- About NCAS & UCN
- Information For...
- Events & News
- Support NCAS & UCN
- Contact Us
As a plant ecologist I am fascinated by the intriguing ways of how species interact with each other. Within that topic I address questions spanning community ecology, evolutionary ecology and ecophysiology. The list of keywords describing my past and present work is long: disturbance, breeding systems, diversity, invasion, seed ecology, root interactions, clonal plant biology, species interaction. So far I conducted field research in a wide range of systems ranging from Old World and New World deserts, through Mediterranean-type ecosystems to temperate forests. Significant parts of my research take place also in the greenhouse and the lab: sometimes nature is simply too complex to pursue specific questions.
Community ecology of plants - the theme of my research - is the examination of ecological and evolutionary processes and their outcome in plant populations and communities. These processes can be detected at a variety of ecological and temporal scales; accordingly, my research includes studies of individuals (ecophysiology), populations, communities and higher levels (flora).
I am pursuing two main goals: (1) to predict the ecological consequences and evolutionary trajectories of interactions between plants. Ecological interactions are understood to have the potential to lead to intricate co-evolution among interacting species. I am interested to find out whether coexisting species are coevolved and affect each other in non-random ways. The leading question is whether communities are much more than simple chance assemblies. Perturbed systems - systems that are altered from their pristine state - are ideal study objects to address such a question, since here coevolved interactions are likely disrupted. Good examples are plant communities that are invaded by alien organisms or systems otherwise heavily impacted by human activity. Needless to say, such systems are increasingly common throughout the East Coast Region. (2) to detect the mechanisms by which plants adapt to varying environments. Real environments are never constant and organisms are likely to encounter new abiotic factors and/or new neighbors. Evolutionary and ecological plant responses to stochastic environments often differ strongly from responses to predictable environmental change.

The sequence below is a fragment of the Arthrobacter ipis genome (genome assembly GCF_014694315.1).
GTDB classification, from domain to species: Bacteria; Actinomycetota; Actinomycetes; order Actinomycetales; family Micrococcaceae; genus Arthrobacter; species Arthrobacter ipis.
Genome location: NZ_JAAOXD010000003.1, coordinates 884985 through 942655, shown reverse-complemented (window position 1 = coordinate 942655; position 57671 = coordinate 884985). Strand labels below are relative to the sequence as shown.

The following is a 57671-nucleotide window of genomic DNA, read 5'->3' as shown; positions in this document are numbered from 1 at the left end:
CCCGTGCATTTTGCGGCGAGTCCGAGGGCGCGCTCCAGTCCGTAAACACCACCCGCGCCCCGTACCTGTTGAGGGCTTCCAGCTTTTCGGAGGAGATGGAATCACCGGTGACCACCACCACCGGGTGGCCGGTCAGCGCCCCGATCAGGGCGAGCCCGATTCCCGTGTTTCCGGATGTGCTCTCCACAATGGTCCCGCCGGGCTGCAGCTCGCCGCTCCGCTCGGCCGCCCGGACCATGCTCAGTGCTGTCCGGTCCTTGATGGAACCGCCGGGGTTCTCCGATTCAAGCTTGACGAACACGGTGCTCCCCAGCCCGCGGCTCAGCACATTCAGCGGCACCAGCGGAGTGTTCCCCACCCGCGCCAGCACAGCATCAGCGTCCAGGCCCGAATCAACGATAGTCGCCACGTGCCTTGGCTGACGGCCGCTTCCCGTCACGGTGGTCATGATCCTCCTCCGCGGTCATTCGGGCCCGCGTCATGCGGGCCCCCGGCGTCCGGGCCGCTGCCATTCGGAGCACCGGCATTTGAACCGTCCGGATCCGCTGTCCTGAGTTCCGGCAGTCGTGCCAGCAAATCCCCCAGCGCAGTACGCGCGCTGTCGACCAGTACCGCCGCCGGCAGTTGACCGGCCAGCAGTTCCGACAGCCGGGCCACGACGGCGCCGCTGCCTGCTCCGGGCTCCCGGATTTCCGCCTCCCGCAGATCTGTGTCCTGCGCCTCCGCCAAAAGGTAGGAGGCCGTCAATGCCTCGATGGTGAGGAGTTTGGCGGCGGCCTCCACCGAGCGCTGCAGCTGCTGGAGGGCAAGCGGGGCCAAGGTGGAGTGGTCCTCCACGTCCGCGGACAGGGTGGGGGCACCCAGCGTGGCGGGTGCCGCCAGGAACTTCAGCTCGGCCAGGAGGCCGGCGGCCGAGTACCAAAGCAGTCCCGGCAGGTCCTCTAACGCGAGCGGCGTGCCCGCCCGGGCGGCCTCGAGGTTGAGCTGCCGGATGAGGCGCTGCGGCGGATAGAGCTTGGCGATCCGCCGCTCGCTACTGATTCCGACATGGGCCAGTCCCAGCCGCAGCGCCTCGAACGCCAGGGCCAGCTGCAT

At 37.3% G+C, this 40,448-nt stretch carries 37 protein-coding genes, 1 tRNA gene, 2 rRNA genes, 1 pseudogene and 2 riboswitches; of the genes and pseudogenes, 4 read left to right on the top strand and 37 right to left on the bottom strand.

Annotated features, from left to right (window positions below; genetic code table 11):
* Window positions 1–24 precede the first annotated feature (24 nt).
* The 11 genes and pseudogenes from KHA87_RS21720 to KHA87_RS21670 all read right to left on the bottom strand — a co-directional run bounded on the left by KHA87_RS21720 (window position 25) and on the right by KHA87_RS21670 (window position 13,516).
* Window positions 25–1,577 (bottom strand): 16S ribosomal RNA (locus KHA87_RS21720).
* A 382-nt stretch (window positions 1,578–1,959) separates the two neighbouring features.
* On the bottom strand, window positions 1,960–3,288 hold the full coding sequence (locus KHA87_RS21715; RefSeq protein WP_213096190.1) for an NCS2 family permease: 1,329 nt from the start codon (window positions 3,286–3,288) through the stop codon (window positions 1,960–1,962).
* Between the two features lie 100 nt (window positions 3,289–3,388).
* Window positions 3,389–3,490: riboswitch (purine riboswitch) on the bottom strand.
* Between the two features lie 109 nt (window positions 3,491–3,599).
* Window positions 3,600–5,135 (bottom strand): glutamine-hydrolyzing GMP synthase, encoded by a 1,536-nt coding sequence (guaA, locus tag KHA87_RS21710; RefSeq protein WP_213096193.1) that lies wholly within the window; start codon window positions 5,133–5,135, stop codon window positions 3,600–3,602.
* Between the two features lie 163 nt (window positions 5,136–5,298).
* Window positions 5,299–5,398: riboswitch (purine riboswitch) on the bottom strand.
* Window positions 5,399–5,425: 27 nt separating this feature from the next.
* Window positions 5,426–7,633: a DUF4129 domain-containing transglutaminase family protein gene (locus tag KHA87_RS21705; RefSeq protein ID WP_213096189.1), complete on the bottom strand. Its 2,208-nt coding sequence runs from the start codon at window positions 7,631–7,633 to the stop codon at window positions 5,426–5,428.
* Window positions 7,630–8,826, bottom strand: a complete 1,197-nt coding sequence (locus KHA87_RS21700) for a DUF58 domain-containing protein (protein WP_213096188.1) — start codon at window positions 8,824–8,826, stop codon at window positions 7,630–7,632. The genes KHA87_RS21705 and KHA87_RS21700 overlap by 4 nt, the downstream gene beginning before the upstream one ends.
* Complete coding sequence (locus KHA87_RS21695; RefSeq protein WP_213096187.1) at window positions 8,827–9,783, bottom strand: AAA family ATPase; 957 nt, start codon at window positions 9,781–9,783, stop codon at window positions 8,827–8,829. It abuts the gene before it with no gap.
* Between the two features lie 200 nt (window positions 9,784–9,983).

Ph.D., University of Göttingen, 1993.
Schafer, J.L., Mudrak, E.L., Haines, C.E., Parag, H.A., Moloney, M.A., Holzapfel, C. (2012). The association of native and non-native annual plants with Larrea tridentata (creosote bush) in the Mojave and Sonoran Deserts. Journal of Arid Environments 87: 129-135.
Gallagher, F.J., Pechmann, I., Holzapfel, C., Grabosky, J. (2011). Altered vegetative assemblage trajectories within an urban brownfield. Environmental Pollution 159: 1159-1166.
Harel, D., Holzapfel, C., Sternberg, M. (2011). Seed mass and dormancy of annual plant populations and communities decreases with aridity and rainfall predictability. Basic and Applied Ecology 12: 674-684.